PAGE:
Cocktail of the Week: Sipping Gin and breast milk

Below is an excerpt from the July 2015 edition of GINNED! Magazine about the Dà Mhìle Distillery. Every month, Craft Gin Club Members receive a bottle of amazing small-batch gins accompanied by GINNED! Magazine which is full of information about the gin, the distillery and loads of fascinating features.

breast milk

Managing a dairy farm that produces the most awarded cheese in the UK, John Savage-Onstwedder of the Glynhynod Farm and Dà Mhìle Distillery knows a thing or two about milk. So when he says that “Breast is best”, we should probably take heed.

John is not just digging up some old wives’ tale that children are better off growing up on their mother’s milk rather than laboratory-produced alternatives. There is plenty of scientific evidence to show that the short and long-term effects of breastfeeding improve the health of child and mother. The NHS’s recommendations for breastfeeding sum up these findings, recommending that babies exclusively consume their mother’s milk for the first six months of their lives. For the child, breastfeeding reduces instances of diarrhea and vomiting, eczema, ear and chest infections and makes it less likely that the child will develop type-2 diabetes later in life. Other studies have shown that breastfeeding raises children’s IQ and boosts their immune system.

For mum, suckling her children acts like a natural diet that burns 500 calories per day, helps build a psychological bond with the baby, and reduces the risk of breast and ovarian cancer. All these benefits and breast milk is free!

So why does the primary and expensive substitute, formula, remain so pervasive? The World Health Organisation reports that 60% of new mothers around the globe continue to choose formula over breast milk and that breastfeeding rates have barely budged in recent decades. Most of it comes down to the marketing power of multinational corporations that produce baby formula, particularly Nestlé.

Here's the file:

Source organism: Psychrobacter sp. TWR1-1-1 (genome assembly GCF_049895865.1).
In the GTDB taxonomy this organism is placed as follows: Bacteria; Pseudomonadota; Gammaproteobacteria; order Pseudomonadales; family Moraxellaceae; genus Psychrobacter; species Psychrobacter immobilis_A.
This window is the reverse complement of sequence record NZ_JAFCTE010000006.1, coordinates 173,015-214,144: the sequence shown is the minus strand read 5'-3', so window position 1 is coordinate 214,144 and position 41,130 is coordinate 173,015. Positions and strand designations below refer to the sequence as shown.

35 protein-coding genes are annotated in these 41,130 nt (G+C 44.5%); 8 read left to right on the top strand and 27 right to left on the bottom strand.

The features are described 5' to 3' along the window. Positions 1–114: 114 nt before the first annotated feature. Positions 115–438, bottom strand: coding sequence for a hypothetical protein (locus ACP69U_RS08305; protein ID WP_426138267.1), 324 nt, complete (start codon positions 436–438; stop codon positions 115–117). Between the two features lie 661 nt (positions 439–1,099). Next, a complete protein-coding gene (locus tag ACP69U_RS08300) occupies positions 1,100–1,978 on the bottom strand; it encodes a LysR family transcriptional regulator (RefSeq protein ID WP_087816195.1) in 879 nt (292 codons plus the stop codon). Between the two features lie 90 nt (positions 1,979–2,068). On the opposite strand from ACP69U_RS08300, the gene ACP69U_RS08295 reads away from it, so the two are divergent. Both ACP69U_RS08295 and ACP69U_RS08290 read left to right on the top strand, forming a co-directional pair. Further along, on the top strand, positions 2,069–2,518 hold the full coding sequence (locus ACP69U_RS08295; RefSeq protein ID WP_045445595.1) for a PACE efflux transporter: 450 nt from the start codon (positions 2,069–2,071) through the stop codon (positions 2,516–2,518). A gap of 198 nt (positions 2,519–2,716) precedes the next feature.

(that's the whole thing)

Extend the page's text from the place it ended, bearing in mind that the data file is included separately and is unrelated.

The Swiss food giant was slammed in the 1970s for what its detractors considered unfair practices in selling formula to unwitting parents in the developing world. The companies essentially created a need where there was none and made baby formula an aspirational product that poor parents longing for modernity viewed as a step towards Westernization. 

breast milk

The results were disastrous. Because the formula was too expensive for mothers living well below the poverty line, they would dilute the formula with local water which, firstly, was unclean, and secondly prevented the baby’s ability to absorb any of the nutrients in the formula. Millions of babies died of malnutrition. Nestlé was sued for its actions and global guidelines on formula sales were written.

But the damage was done. Today, thanks to the efforts of companies like Nestlé, an inferior and infinitely more expensive product that barely existed a mere fifty years ago is a $11.5 billion (£7.31 billion) market, a market that continues to grow in developing nations. Perhaps in his retirement, John should travel to these nations, bringing samples of his cheese and educating mothers that his cheese tastes so good because it is made with raw milk, the same type of milk that those mothers produce naturally - and free of charge - for their children.  

Da Mhile Sipping Gin

  • 2 measures of Botanical or Seaweed Gin
  • Slice of lime or lemon
  • Ice

Method: Pour selected gin over ice. Garnish Botanical Gin with lime and Seaweed Gin with lemon.